Thursday, November 15, 2007

The City

Sushiya - 2 stars

28 W 56th St.

Pret a Manger - 3 stars (for the brownie)

630 Lexington Ave. (at 54th)

The Oyster Bar - 1 star

Grand Central Station

Growing up in a suburb of New York, it was just "the city." This may be true for people growing up in any suburb of any city, but for New York, the greatest city in the world, it seems especially appropriate. As a child, I always assumed that when I grew up I would live in Manhattan, because that's what you did when you grew up.

I did live in Manhattan, for a brief two years after graduate school. I doubt I will ever live there again. Driving across the Triborough Bridge on Wednesday morning on the way to LaGuardia and seeing the skyline of Manhattan unfold on my right, I remembered how much I loved the city, how much I missed it, and yet how familiar it is to me. The drive from Chappaqua to the city is one I can feel in my bones and my nervous system, from years of going to and from Juilliard every weekend. But in many ways Manhattan today is not the city I knew growing up - so much richer, more fashionable, and less threatening than it was twenty or thirty years ago. Back then Grand Central was a place you raced through on the way to catch a train; this evening there were long lines of expensively dressed people waiting to get into the restaurants that were put in as part of the renovation in the late 1990s. The New York I remember was much more like the endless, gray, non-descript sea of buildings that you descend into on the Queens side of the Triborough Bridge, or the tangled interchanges I got lost in in Harlem on the way back to my parents' house on Wednesday night. It was a bustling, dirty, commercial city built for ordinary people, not the international shopping mall that now blankets much of midtown Manhattan.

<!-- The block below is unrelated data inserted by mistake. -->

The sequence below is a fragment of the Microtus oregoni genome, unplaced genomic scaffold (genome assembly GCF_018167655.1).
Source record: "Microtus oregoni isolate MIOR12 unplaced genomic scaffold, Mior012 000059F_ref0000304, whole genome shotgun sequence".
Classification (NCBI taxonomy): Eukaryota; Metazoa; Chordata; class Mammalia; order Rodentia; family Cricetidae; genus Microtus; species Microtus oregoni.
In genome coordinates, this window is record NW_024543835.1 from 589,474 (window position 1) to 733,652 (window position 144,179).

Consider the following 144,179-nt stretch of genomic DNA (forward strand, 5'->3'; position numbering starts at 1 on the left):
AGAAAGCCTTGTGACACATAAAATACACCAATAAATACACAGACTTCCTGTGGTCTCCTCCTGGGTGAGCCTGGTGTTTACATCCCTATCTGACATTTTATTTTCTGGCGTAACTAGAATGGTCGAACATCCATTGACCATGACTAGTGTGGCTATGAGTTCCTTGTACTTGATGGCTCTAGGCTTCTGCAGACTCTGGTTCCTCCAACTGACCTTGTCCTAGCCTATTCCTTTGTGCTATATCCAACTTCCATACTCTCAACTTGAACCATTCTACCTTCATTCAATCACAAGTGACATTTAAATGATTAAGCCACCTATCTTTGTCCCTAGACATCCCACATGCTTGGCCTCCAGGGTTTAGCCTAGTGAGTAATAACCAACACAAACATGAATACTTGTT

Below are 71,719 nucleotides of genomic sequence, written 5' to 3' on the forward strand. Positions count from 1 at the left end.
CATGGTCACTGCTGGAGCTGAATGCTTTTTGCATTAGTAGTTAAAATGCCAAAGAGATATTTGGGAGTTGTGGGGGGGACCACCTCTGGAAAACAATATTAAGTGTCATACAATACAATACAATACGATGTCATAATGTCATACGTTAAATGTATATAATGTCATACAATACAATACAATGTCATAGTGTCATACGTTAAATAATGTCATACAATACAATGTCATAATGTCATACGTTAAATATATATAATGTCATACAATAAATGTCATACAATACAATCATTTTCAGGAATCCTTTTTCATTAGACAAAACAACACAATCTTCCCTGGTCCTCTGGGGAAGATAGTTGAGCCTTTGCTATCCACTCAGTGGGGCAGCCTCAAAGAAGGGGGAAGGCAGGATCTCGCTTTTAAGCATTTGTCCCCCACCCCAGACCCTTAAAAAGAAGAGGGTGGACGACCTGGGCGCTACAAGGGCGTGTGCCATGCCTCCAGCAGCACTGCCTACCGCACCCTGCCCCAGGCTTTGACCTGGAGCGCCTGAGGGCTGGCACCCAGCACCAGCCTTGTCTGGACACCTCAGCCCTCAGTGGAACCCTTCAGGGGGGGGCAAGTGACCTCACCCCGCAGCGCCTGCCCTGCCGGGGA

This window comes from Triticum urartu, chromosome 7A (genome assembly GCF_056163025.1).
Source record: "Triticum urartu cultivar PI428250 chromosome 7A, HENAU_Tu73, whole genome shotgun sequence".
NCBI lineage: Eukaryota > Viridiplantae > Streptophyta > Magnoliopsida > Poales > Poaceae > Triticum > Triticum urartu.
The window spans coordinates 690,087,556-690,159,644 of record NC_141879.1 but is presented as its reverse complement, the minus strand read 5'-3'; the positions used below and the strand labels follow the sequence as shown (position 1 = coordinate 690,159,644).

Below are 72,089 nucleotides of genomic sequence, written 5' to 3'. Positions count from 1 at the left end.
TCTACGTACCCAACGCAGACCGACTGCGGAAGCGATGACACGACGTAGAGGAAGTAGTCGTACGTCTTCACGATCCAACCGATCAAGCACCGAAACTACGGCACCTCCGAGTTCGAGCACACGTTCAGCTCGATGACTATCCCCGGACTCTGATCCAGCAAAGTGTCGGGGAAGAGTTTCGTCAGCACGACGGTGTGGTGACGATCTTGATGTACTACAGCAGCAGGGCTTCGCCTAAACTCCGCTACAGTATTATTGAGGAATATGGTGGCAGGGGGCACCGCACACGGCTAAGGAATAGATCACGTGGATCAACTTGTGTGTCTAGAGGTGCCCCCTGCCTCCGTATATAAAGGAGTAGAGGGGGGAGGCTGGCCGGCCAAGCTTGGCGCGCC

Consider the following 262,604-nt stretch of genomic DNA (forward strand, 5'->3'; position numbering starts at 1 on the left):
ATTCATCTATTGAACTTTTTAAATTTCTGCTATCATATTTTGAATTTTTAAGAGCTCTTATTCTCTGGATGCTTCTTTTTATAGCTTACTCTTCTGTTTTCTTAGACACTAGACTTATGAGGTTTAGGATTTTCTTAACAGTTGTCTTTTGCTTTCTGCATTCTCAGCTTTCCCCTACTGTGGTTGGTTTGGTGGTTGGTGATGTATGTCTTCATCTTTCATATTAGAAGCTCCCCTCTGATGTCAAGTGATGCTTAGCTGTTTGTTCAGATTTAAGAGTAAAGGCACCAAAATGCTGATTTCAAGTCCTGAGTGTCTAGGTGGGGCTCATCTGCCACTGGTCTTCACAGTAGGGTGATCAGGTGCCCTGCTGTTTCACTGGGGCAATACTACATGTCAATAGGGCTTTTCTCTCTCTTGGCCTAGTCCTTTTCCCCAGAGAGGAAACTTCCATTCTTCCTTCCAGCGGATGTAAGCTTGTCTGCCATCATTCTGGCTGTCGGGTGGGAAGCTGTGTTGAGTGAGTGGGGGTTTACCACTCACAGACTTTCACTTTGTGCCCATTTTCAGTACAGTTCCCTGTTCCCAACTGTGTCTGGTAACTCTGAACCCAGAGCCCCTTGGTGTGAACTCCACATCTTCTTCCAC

For lunch I flashed back only ten years and went to Sushiya with my college roommate Curtis, who now works at - where else? - a hedge fund. When I worked at McKinsey, Sushiya was one of the reasonably good sushi places that one might order dinner from when working late. And it was reassuringly satisfying, the eel not smothered in sauce, the rolls allowing multiple distinct flavors to come through, the fish as soft as butter in the mouth.

My mid-afternoon snack was from a welcome addition to the new Manhattan - Pret a Manger, the British chain that readers will recognize from the previous post - where I had a chocolate brownie that was absolutely to die for, for only $1.49, a meltingly soft yet dense square of pure chocolate goodness, not overwhelmed by sugar.

And dinner was a relic of Manhattan past, with my high school friend Fred in the Oyster Bar in Grand Central - which was once probably the only restaurant in what is not a massive food court. The lobster stew was decent, and the martini was a little small, and I'm sure the crowd was much bigger than it used to be, but it was still distinctly New York.